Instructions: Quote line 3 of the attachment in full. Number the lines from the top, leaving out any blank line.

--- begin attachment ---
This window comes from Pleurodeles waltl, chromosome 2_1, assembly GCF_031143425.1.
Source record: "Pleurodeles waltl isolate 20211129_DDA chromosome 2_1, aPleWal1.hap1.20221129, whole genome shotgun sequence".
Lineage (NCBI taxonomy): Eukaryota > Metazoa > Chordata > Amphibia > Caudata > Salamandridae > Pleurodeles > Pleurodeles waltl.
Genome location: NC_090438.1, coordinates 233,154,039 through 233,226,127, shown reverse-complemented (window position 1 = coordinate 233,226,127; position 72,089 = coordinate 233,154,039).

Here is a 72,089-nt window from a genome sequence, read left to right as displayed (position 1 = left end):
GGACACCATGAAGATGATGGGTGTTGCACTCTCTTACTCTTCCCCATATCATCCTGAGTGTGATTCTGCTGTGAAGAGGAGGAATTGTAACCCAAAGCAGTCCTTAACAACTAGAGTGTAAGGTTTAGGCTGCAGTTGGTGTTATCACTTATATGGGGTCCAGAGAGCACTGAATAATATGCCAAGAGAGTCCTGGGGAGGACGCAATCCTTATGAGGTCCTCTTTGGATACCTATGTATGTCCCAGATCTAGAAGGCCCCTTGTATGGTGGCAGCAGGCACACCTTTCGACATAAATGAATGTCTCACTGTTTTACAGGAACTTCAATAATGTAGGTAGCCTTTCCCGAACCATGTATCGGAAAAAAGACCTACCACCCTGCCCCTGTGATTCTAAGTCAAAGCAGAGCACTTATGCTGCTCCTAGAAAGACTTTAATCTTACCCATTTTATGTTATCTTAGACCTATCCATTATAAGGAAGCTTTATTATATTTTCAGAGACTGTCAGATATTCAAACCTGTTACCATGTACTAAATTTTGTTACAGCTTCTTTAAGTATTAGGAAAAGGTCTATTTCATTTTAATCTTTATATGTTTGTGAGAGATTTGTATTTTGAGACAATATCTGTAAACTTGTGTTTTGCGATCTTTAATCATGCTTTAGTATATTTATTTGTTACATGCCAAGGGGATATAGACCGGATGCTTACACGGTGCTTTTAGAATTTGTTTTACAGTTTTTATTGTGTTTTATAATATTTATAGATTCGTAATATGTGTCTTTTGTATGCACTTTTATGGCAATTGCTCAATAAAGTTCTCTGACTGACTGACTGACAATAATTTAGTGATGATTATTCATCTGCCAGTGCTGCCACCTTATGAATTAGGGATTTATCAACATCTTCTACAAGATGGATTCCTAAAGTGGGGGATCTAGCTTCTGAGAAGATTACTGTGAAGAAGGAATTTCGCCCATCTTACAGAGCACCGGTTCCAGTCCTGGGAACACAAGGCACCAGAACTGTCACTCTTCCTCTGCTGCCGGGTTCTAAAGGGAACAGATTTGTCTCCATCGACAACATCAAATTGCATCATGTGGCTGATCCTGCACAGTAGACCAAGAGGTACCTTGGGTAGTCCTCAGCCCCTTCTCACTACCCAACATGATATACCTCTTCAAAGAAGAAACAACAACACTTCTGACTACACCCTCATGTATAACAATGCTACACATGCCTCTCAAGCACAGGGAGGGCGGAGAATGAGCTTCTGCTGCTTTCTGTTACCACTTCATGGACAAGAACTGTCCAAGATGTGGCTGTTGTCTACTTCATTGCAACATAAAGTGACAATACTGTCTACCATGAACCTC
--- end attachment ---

Lineage (NCBI taxonomy): Eukaryota > Metazoa > Chordata > Amphibia > Caudata > Salamandridae > Pleurodeles > Pleurodeles waltl.